ATHENS, Ga. -- If history tells us anything, it’s that Josh Harvey-Clemons and Robert Nkemdiche had better avoid trouble at all costs. It’s a dangerous proposition to be ESPN’s top-ranked player in the state of Georgia.
Harvey-Clemons, a rising sophomore at Georgia, was the No. 1 player in the state a year ago. Nkemdiche was not just the top player in Georgia, but the top player in the entire country when he signed with Ole Miss earlier this month. But while it’s certainly prestigious to rank as the top player in a state that is known to be one of the nation’s most fertile football recruiting territories, it has not been the indicator of instant success that one might expect.
In tracking the careers of the state’s top 10 prospects each year since 2006, it became clear that it takes more than a lofty prospect ranking to achieve college success. The uneven career paths for Georgia’s previous top prospects attest to that fact.
Marcus Ball, Florida State: Ball (Stone Mountain, Ga./Stephenson) seemed to be on pace for stardom in the first few games of his freshman year before going down with a season-ending knee injury. He played sparingly in 2007 before leaving the program in 2008 following multiple suspensions and an academic fraud scandal that also ensnared several of his fellow FSU student-athletes. Ball transferred to a junior college and spent his last two college seasons at Memphis. He played last season for the CFL’s Toronto Argonauts.
Eric Berry, Tennessee: The major success story in this group, Berry (Fairburn, Ga./Creekside) lived up to every bit of his billing as a recruit. He became Tennessee’s first defensive player under coach Phil Fulmer to start the Volunteers’ season opener as a true freshman and went on to become one of the top defensive backs in college football. Berry -- whose father James had been a team captain in Knoxville -- spent three standout seasons at Tennessee before becoming the No. 5 overall pick in the 2010 NFL draft.
Josh Jarboe, Oklahoma: The standout receiver’s Oklahoma career was essentially over before it started. Jarboe (Decatur, Ga./Cedar Grove) was already on thin ice when he arrived in Norman following his high school arrest on felony gun charges that were reduced to misdemeanors because of his status as a first-time offender. But when Jarboe posted a profanity-laced online video that was full of violent imagery, Oklahoma coach Bob Stoops kicked him off the team. He landed at Troy, where he redshirted in 2008 and played in 2009 before coach Larry Blakeney kicked him off the team there, as well. Jarboe spent a season in junior college and two relatively productive years at Arkansas State, where he became an All-Sun Belt performer and now hopes to be picked in the 2013 NFL draft.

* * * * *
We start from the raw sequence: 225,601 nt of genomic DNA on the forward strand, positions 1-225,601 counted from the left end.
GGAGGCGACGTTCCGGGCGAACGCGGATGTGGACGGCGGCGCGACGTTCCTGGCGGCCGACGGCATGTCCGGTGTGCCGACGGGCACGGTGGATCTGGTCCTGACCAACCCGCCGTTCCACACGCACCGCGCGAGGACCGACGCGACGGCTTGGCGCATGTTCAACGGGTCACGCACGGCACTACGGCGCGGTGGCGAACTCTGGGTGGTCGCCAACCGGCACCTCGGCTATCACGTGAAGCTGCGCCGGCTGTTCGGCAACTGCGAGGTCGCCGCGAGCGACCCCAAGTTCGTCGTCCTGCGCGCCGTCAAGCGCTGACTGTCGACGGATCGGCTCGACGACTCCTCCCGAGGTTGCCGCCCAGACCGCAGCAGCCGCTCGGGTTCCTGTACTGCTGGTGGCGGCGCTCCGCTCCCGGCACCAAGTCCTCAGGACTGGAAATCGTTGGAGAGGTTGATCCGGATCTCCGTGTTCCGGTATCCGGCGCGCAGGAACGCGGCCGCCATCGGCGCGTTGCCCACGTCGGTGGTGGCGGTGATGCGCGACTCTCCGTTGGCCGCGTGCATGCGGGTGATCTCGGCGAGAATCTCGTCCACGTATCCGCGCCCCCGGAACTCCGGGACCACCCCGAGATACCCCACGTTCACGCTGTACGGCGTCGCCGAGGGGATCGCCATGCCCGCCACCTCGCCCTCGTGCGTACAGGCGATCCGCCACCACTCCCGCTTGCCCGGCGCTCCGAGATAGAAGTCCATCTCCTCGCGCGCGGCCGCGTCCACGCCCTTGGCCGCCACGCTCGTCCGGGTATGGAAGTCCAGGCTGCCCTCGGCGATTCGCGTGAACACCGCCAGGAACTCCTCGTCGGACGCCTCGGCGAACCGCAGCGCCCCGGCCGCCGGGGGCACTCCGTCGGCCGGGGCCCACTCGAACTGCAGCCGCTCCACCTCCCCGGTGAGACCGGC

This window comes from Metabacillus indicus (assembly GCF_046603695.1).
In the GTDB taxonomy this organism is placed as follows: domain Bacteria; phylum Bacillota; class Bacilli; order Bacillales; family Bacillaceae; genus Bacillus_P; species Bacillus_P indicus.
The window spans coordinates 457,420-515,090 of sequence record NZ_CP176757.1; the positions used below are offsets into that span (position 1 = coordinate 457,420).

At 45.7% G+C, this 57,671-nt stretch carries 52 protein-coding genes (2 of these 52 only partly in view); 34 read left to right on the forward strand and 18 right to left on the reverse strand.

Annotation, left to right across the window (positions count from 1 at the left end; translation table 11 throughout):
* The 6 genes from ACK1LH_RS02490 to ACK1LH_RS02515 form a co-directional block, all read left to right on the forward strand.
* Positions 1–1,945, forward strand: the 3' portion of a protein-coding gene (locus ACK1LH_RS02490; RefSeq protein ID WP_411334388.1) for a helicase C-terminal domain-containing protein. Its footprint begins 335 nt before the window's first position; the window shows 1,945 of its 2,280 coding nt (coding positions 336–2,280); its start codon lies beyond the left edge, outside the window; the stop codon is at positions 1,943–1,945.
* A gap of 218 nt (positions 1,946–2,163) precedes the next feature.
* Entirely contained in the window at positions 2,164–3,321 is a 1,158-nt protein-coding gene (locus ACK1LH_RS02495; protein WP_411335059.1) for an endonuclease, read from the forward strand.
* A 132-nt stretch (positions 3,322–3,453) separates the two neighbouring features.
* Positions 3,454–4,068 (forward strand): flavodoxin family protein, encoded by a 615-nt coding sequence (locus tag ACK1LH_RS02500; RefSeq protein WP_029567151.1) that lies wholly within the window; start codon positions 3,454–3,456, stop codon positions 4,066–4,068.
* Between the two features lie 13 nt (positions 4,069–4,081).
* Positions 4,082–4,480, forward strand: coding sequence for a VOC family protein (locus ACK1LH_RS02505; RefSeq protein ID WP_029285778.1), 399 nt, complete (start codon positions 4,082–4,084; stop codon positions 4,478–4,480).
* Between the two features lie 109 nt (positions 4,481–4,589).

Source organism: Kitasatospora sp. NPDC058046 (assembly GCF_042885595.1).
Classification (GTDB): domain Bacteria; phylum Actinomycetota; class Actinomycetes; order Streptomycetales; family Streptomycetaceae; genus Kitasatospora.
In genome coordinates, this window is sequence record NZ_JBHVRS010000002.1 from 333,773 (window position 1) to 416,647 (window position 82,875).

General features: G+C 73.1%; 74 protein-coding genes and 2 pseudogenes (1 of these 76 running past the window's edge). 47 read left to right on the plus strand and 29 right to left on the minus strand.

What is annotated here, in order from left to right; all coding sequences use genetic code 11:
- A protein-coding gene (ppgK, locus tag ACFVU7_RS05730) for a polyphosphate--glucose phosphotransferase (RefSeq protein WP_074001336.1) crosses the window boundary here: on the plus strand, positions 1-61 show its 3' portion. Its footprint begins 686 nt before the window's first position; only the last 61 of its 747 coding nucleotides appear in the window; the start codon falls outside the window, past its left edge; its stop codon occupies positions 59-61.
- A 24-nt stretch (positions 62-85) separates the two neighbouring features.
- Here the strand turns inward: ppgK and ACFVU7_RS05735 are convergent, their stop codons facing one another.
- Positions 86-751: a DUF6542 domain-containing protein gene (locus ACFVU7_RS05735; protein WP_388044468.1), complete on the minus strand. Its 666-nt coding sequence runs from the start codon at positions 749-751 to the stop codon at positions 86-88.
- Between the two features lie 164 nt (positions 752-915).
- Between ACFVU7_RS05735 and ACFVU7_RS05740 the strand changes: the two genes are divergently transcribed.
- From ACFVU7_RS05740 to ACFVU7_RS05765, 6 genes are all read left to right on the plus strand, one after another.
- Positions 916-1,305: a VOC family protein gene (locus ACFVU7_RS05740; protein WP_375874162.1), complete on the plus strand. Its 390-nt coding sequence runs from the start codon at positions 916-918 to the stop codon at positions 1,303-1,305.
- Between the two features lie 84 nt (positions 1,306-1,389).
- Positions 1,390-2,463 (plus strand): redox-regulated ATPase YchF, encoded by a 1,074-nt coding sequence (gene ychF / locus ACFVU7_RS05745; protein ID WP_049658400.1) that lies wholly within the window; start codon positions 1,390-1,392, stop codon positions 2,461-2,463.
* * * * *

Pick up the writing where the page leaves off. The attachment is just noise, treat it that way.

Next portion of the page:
Greg Reid, Florida State: Reid (Valdosta, Ga./Lowndes) enjoyed some success in three seasons at Florida State, but multiple arrests and suspensions ultimately compelled coach Jimbo Fisher to kick him off the team in August 2012. The cornerback’s greatest success came as a return man, a position where he earned honorable mention All-ACC honors in 2010 and 2011. Following his dismissal, Reid transferred to Valdosta State, but a torn ACL cost him the 2012 season and he declared for the 2013 NFL draft instead of returning to college.
Storm Johnson, Miami (Fla): After a tumultuous freshman season, Johnson (Loganville, Ga./Loganville) announced he would transfer from Miami to Central Florida. He had averaged 13.2 yards per carry in limited work at Miami (nine carries, 119 yards) and he didn’t jibe with new Hurricanes coach Al Golden, who replaced the fired Randy Shannon after the 2010 season. But so far, so good at UCF. Johnson sat out the 2011 season under NCAA transfer rules and rushed 113 times for 507 yards and four touchdowns last season as a redshirt sophomore.
Isaiah Crowell, Georgia: Crowell’s problem at Georgia wasn’t so much what he did on the field, when he was healthy. Crowell (Columbus, Ga./Carver) won SEC Freshman of the Year honors after rushing for 850 yards and helped the Bulldogs win the SEC East for the first time since 2005. His problem was that he was unreliable. He lost playing time as a freshman over disciplinary issues and finally was kicked off the team last summer following an arrest on felony weapons charges. Crowell landed at Alabama State and played immediately, leading the Hornets with 842 rushing yards and 15 touchdowns.
Josh Harvey-Clemons, Georgia: Perhaps Harvey-Clemons’ quiet 2012 season was a step in the right direction for the No. 1 prospects from the Peach State considering his predecessors’ histories. Harvey-Clemons (Valdosta, Ga./Lowndes) contributed mostly on special teams for the Eastern Division champions, totaling 14 tackles and one tackle for a loss. However, now that 12 key defensive players from last season have completed their college careers, Harvey-Clemons is in line to play a key role for the Bulldogs this fall -- with defensive coordinator Todd Grantham recently calling him “one of the best players we have.”